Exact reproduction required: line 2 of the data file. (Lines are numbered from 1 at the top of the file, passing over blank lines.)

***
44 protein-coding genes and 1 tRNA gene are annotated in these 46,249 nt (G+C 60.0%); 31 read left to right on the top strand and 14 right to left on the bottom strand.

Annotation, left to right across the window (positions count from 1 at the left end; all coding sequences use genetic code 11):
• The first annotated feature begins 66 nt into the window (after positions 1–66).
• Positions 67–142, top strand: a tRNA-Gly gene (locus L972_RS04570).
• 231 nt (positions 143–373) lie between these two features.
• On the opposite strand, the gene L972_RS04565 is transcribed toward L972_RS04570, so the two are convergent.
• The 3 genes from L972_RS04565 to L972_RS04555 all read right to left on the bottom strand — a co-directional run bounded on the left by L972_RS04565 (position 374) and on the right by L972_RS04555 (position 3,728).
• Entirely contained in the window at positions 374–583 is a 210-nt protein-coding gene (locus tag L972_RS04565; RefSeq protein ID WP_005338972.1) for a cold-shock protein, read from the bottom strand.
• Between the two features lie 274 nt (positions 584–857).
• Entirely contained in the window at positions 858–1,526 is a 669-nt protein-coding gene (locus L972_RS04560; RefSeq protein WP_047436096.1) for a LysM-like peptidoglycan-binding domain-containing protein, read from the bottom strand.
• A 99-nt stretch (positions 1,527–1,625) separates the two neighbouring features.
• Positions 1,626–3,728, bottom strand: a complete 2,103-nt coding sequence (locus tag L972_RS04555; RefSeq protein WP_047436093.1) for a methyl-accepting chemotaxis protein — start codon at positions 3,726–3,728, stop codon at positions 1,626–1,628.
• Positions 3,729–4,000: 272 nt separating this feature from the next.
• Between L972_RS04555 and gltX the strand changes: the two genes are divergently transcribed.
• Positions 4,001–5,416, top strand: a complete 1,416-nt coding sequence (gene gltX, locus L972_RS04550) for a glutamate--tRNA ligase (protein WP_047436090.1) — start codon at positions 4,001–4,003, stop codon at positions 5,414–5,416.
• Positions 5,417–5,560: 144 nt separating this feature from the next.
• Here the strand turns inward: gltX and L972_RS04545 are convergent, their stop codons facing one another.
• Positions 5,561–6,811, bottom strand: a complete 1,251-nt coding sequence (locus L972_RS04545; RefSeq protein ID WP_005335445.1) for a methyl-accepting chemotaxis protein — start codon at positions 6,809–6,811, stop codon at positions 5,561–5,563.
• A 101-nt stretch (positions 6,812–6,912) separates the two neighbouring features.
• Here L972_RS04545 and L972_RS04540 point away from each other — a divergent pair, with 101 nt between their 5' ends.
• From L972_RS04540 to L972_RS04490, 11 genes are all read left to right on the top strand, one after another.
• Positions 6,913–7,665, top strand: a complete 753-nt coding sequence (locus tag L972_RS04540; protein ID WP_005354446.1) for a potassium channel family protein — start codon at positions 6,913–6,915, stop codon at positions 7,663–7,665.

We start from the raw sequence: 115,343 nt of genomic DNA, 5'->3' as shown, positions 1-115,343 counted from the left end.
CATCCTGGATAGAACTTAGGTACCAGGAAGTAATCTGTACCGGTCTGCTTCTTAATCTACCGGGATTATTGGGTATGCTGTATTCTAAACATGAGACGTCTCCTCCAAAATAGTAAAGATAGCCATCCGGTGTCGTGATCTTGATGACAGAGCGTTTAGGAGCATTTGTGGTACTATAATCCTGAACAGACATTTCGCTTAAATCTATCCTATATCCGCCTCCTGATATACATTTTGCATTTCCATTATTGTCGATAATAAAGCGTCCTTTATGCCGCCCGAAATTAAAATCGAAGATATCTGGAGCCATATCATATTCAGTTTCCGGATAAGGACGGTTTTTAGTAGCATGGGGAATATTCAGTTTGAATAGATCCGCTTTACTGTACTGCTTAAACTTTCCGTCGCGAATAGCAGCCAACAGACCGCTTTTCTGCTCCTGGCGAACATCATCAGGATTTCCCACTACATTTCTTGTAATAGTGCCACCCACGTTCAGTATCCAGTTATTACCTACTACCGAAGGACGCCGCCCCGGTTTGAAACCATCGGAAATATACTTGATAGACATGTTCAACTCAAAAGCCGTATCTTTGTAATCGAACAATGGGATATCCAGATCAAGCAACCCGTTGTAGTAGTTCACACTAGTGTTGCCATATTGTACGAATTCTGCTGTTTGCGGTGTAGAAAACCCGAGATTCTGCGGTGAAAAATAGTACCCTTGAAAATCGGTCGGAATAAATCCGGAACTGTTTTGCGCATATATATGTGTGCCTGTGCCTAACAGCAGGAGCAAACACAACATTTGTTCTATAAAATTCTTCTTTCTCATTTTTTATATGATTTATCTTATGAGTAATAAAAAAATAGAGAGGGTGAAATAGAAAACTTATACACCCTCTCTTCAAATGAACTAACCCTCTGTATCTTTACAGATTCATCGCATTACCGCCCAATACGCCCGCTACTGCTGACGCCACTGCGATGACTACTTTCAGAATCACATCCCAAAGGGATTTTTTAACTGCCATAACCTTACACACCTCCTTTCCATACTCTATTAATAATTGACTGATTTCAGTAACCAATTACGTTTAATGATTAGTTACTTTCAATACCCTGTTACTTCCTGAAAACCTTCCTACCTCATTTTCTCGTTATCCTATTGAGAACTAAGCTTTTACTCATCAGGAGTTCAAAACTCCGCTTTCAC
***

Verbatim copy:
Annotation, left to right across the window (positions count from 1 at the left end; all coding sequences use genetic code 11):